Don't talk to my boss about this yet, I'm flying my *** off here and really enjoying the flight pay thing, hahaha

 

This a great question. From a engineering standpoint I can see both pro's and con's to this system. The pro's you are getting compensated for the amount of work you are doing. The field guy is making a little extra for having to work away from a base in a remote location.

 

The con's people can get caught up in making money and some end up letting things slide. My biggest issue is that the snags on a aircraft that has been operating great for the pilot when you asked him how things are going, suddenly has multiple problems that appear just before or shortly after a crew change. Or you arrive with a big box of parts that were ordered a week before the crew change. A con for the base guys is they end up fixing a machine for the field guy to take away and make flight pay on it.

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I agree with the above.

 

from a pilot standpoint, flightpay works....following published regulations (regarding weather etc) to remove some variables, the more you fly the more you make. Not much to be discussed.

from an engineer side, it opens a whole lot of variables. the only way it can continue to work is if it's policed properly.

If an engineer makes 100 hours every two weeks and leaves a laundry list of snags for the next guy...report him to the boss. he got paid to do a job he basically avoided. make them accountable. extenuating circumstances aside, i think many lazy engineers would pick up the slack when confronted about their lack of credible work ethic. however a few might never get the light bulb lit.

You guys have no problems on here jacking all over a guy who does something wrong, so why can't you do it in the real world?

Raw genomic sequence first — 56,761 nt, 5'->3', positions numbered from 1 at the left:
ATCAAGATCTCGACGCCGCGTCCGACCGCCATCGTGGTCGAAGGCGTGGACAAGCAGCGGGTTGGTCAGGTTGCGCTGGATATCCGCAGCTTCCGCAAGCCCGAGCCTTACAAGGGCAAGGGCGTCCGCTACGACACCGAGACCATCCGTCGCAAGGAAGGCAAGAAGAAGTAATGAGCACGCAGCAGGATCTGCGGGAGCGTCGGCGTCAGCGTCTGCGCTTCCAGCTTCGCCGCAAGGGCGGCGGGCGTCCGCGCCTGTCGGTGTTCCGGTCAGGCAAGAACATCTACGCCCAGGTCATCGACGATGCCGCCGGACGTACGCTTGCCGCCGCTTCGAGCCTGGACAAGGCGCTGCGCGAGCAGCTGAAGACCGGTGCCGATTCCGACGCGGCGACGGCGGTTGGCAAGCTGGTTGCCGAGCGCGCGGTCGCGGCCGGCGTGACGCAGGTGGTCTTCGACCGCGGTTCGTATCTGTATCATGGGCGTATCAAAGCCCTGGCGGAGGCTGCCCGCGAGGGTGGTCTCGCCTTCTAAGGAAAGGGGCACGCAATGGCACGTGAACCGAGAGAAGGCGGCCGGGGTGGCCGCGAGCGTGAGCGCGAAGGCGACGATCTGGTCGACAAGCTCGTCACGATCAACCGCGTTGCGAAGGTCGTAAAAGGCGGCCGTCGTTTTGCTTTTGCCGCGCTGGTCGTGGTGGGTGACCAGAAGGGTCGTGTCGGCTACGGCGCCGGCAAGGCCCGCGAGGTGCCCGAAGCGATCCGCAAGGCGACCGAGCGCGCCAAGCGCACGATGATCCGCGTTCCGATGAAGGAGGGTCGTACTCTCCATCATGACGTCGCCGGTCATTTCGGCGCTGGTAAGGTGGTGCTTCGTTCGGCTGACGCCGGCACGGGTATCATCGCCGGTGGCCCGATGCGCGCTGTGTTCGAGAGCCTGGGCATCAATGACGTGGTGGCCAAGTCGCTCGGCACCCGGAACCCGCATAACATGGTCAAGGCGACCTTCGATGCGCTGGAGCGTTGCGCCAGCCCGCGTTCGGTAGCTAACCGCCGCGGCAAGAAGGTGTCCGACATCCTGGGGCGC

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I for one think that having a couple less NZ'ers and definitely one less Aussie flying mediums this season, has raised the professionalism bar exponentially.

When you see the K1W1's and Ockkers bailing out of VFR into IFR - sit up and take heed Canada... things must be ****** and ya'll are a low $hit system.

 

Insightful as ever my friend. Enjoyed the read. Glad to hear all my good mates made it through another year with some remuneration firmly in hand.

 

Come to NZ for a flying sabbatical and get ready to write. I doubt there is enough bandwidth to describe the gong show happening around here.

 

Note all Canadians:

There is one kiwi/canuk riding the Auckland motorway daily with a decent sized flag of CANADA jammed in the backpack and creating quite a bit of parasite drag at 130km/hr. It's great to see the patriotism for the Rugby World Cup but the maple leaf is overwhelmed by the thousands of flags of Tonga (which happen to be Red and White too) and I am sure some people are ignorant to be thinking "gosh... that's a white looking Tongan?!"

 

Go Canada GO.

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If an engineer makes 100 hours every two weeks and leaves a laundry list of snags for the next guy...report him to the boss. he got paid to do a job he basically avoided. make them accountable. extenuating circumstances aside, i think many lazy engineers would pick up the slack when confronted about their lack of credible work ethic. however a few might never get the light bulb lit.

 

Probably the most insulting and degrading posts ever made on this site, by a factor of at least 10.

Trust me, Bucko, you ARE on my list of truly dedicated ARSEHOLES!!

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Guest Angry Egg Driver

Probably the most insulting and degrading posts ever made on this site, by a factor of at least 10.

Trust me, Bucko, you ARE on my list of truly dedicated ARSEHOLES!!

 

Haha..you have no problem slagging pilots all the time.Kinda funny when an engineer slags another engineer.

Dont get your panties in a bunch.